When we talk about Big Data, we mostly refer to large enterprises, capable of affording big data products that are quite expensive or resource-intensive. Small businesses and startups are often out the picture. Yet, budding business ventures can employ an effective big data strategy and embarking on a data driven strategy with huge success. Here is how!
Industry leaders like Amazon and Pandora have made some serious headway in mining “big data” for their benefit. They have the resources and intent to dig deep into huge datasets to come up with innovative solutions and business strategies for increasing their customer base and revenue stream. There are no two thoughts about the fact that huge potential is there to be tapped. Startups are beginning to recognize this potential and are therefore now taking extra efforts to take a dive into the big data ocean. However, without proper guidance, it’s too easy to lose your way here. Here are some tips for startups to put their best foot forward:
1. Bring in experts
In technology, evolution is happening a way bit too fast. This can create a knowledge gap where your understanding of problems and solutions is primitive as compared to those faced by the industry or your own startup. Thus; the requirement to bring in experts. Most recently, there is an emergence of new roles such as data scientists and chief data officers. Many would term this unnecessary overhead expense, but for startups who are venturing in big data, these are valuable assets. As Gartner puts it; 25 percent of all large global organizations will have one CDO by 2015. Therefore, hiring a Big data professional who is academically sound and has gone through a series of analytical courses should be on top of the list of any entrepreneur.
2. Start small and scale fast
One of the biggest mistakes that especially startups tend to commit is simply biting off more than they can chew. The current emphasis in the corporate world is to move quickly and decisively with all available data to increase a company’s competitive advantage. There are too many startups that take on more than what they can handle successfully simultaneously. Starting small and scaling fast is the right way of going about all big data projects. Once teams are comfortable with the solutions, you can grow the project quickly, reach completion in timely manner and yield the desired results.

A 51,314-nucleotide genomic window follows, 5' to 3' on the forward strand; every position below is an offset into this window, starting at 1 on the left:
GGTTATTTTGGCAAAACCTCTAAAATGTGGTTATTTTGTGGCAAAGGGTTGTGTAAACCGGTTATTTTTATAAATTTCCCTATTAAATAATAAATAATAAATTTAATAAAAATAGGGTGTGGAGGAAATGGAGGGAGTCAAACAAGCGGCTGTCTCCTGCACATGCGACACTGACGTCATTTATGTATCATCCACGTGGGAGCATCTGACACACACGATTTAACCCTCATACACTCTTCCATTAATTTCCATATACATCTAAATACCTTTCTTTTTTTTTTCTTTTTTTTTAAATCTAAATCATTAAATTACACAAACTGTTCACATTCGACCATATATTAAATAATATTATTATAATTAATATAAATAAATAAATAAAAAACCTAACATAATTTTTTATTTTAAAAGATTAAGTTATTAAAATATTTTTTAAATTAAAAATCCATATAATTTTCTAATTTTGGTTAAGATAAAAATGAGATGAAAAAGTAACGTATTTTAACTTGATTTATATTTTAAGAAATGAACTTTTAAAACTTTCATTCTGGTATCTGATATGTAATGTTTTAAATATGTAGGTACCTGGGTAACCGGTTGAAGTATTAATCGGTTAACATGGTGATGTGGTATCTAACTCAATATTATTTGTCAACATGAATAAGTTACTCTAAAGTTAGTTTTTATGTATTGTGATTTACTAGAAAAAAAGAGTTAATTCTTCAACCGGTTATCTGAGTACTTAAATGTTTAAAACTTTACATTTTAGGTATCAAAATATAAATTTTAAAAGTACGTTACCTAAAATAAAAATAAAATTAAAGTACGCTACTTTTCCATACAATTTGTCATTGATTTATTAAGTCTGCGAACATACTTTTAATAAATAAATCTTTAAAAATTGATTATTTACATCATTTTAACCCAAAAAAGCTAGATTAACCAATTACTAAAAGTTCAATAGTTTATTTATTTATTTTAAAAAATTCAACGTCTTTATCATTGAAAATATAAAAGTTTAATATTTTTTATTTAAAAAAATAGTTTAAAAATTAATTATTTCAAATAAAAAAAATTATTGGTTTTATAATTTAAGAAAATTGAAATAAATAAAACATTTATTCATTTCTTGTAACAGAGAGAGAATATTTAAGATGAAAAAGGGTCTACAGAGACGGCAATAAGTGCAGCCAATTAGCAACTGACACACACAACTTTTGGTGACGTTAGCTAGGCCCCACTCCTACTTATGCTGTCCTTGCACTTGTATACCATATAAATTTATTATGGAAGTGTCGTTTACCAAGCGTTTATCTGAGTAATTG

3. Brace for initial hiccups; Prepare well and be patient
According to Sean Anderson, manager of data services at cloud computing company Rackspace, the big data landscape is changing at a feverish pace and most experts would agree with that. According to a recent Gartner survey, 73% of enterprise respondents plan to invest big time in the next couple of years in big data. However, only a minority of these organizations could experience a significant boost in their revenues. The key takeaway from this statistic is that big data is not a piece of cake even for the smartest organization, leave alone the startups.
4. Give each of the three V’s of big data (Volume, Velocity, Variety) equal attention
Mostly experts have defined Big Data through instruments of the three V’s , volume, velocity and variety. Volume is the sheer scale of the data. Out of the 7 billion people on earth, 6 billion have mobile phones creating gazillions of data each day. According to IBM Big Data & Analytics Hub, 40 Zetabytes of data will be created by 2020, 300 times of what it used to be in 2005. Velocity is obviously the speed of the streaming data.In the age of wearable tech, smartphones and “smart-everything” there is a constant stream of real time data to be analyzed. Variety refers to the different types of data that your database allows you to query, including unstructured data such as audio, video and email text.
5. Don’t follow the crowd
Everyone going berserk about big data doesn’t mean you have to also include it in your business strategy. May be you don’t even need a big-data strategy at all. As they say, if it ain’t broke, don’t fix it. There are a number of companies out there that spend a lot of time analyzing big-data technologies only to find later that their existing technology suffices more than enough.